Prenuptial Agreements & Estate Planning

Written by Natalie C. Lashway | nlashway@farr.com
Attorney Natalie C. Lashway Family Law Attorney

Natalie C. Lashway, Attorney
Natalie’s practice focuses on marital & family law, elder law and civil litigation.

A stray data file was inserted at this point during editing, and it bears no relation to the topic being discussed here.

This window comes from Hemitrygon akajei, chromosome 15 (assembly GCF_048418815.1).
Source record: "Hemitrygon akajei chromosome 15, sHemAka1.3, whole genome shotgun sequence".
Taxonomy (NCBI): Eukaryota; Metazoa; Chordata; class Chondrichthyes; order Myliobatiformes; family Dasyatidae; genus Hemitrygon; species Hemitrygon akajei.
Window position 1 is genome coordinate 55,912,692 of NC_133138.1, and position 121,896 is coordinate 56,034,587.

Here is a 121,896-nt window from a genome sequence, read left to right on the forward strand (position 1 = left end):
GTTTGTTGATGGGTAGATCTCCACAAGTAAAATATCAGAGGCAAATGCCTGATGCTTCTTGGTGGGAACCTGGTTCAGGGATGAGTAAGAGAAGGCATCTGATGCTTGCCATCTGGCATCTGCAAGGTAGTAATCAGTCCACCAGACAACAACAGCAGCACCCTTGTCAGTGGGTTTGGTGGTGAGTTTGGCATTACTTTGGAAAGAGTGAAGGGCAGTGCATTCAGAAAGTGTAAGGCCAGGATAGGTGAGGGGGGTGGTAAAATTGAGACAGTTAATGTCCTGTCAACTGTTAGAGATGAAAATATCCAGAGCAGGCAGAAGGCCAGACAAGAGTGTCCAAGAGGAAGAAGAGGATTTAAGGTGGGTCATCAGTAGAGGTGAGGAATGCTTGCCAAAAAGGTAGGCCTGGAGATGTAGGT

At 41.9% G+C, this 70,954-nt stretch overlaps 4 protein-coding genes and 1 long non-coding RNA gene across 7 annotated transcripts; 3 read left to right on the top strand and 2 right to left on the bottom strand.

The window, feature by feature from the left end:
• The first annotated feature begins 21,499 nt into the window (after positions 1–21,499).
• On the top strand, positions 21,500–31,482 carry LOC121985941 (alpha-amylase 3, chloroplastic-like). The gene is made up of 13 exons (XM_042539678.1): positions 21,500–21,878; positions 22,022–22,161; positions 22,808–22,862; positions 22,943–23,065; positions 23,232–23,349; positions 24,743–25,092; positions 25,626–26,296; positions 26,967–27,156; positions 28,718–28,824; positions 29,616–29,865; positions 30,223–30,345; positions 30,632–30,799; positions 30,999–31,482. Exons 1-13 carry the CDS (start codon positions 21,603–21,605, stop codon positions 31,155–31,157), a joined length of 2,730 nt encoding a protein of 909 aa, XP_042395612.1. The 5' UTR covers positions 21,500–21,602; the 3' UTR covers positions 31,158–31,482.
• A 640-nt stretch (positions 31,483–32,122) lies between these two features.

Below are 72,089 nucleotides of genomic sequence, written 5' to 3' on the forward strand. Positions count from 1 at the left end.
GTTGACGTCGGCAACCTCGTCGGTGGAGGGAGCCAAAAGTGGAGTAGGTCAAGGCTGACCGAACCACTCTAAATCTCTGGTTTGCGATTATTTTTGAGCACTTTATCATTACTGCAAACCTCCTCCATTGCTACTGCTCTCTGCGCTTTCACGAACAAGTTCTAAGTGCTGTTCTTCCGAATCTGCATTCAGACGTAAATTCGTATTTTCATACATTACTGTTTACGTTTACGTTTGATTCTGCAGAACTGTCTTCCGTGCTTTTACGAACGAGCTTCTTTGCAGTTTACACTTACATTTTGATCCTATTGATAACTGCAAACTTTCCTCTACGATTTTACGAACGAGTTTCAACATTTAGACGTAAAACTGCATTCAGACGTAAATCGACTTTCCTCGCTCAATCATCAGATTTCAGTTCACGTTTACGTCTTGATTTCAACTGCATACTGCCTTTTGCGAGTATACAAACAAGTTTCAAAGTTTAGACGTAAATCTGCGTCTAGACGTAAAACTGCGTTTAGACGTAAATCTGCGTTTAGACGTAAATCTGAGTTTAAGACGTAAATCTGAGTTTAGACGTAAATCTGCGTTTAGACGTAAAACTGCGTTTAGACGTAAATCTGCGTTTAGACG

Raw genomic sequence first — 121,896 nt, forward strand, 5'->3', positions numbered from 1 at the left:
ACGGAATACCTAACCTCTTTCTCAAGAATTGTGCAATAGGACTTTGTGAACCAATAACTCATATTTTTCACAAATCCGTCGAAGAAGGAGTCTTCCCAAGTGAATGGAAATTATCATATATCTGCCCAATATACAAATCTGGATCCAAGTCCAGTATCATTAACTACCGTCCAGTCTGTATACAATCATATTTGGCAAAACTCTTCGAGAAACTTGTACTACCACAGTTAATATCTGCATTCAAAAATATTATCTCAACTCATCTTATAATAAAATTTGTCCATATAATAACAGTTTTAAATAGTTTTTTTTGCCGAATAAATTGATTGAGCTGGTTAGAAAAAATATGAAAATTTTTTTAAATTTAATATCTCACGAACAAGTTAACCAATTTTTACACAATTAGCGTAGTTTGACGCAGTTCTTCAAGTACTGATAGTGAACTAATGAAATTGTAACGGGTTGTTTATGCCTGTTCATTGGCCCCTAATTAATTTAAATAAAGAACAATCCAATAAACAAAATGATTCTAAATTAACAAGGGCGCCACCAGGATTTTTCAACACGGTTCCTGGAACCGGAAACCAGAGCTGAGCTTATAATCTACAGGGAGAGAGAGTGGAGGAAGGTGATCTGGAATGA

It’s often believed that a person only needs a prenuptial agreement if he or she has significant assets.  However, a prenuptial agreement may be important even if that is not the case.  Why is a prenuptial agreement important?  One reason is for estate planning purposes.  A married person is by law entitled to certain rights upon the death of his or her spouse.  Certain rights can only be waived in a prenuptial agreement.  For instance, if Mr. and Mrs. Johnson do not have a prenuptial agreement and Mrs. Johnson leaves her house outright to her children in her will, her husband will still have certain rights to the house.  If Mr. and Mrs. Johnson execute a prenuptial agreement, however, Mr. Johnson can waive his legal rights and allow Mrs. Johnson to devise her property as she wishes. For a brief discussion on prenuptial agreements with regard to estate planning, please see this article.